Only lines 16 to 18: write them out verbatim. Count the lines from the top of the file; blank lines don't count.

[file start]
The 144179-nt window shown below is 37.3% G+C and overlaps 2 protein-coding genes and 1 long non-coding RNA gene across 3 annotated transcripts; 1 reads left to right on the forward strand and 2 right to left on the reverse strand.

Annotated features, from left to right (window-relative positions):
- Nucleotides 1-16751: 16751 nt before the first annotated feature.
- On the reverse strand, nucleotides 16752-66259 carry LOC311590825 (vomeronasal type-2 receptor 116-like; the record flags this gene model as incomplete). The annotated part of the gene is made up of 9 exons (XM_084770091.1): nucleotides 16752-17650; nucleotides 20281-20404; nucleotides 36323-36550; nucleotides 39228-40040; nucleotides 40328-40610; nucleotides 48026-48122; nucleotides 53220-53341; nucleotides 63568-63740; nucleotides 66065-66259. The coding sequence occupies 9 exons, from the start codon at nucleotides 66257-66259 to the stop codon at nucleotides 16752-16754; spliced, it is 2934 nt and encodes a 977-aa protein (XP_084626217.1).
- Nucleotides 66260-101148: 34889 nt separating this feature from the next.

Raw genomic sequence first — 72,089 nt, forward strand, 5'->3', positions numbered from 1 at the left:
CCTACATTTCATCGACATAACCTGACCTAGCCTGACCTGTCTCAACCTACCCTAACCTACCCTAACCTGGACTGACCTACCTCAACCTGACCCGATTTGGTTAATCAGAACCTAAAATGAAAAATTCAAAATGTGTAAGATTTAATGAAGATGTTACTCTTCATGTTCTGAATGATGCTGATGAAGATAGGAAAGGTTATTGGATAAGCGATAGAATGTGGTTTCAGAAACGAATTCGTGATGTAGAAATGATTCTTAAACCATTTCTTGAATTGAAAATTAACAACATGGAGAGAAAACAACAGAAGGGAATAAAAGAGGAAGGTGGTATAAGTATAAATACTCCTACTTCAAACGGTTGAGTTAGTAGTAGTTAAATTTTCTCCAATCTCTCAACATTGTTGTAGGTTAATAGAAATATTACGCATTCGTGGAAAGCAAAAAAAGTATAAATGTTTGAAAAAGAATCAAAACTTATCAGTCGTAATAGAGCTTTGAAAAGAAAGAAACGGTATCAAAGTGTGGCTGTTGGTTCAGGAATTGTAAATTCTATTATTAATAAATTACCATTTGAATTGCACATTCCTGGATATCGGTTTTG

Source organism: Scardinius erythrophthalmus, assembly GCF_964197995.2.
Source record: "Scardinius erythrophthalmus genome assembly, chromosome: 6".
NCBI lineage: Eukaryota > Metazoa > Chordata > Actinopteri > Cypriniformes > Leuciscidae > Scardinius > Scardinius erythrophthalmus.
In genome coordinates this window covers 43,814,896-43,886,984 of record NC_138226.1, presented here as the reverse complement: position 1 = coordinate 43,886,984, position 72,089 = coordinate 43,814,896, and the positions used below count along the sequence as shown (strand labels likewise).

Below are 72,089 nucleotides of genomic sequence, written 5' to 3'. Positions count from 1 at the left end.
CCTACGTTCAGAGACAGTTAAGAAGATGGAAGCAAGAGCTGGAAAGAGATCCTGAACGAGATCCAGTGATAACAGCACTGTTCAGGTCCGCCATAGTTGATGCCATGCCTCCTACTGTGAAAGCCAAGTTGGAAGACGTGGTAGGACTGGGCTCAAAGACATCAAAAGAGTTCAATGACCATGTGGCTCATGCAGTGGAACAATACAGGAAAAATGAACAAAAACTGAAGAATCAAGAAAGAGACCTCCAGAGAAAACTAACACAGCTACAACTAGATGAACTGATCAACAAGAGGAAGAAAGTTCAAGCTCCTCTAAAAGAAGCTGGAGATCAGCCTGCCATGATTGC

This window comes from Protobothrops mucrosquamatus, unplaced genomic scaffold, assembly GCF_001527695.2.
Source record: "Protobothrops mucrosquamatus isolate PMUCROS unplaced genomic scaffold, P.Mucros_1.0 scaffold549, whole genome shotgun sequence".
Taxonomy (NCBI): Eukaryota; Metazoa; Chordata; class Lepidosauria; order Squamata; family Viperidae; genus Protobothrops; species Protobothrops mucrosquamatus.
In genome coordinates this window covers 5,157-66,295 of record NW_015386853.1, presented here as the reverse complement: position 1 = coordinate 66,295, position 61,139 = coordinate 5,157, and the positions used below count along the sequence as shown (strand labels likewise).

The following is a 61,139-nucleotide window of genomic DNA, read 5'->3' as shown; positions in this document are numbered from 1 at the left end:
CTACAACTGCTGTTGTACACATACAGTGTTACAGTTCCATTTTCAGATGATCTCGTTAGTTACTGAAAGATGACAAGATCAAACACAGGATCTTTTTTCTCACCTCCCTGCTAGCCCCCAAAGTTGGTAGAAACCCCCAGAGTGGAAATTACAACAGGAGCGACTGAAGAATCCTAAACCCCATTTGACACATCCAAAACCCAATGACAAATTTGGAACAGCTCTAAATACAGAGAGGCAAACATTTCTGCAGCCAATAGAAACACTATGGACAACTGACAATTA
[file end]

Taxonomy (NCBI): Eukaryota; Metazoa; Chordata; class Lepidosauria; order Squamata; family Viperidae; genus Protobothrops; species Protobothrops mucrosquamatus.
In genome coordinates this window covers 5,157-66,295 of record NW_015386853.1, presented here as the reverse complement: position 1 = coordinate 66,295, position 61,139 = coordinate 5,157, and the positions used below count along the sequence as shown (strand labels likewise).

The following is a 61,139-nucleotide window of genomic DNA, read 5'->3' as shown; positions in this document are numbered from 1 at the left end: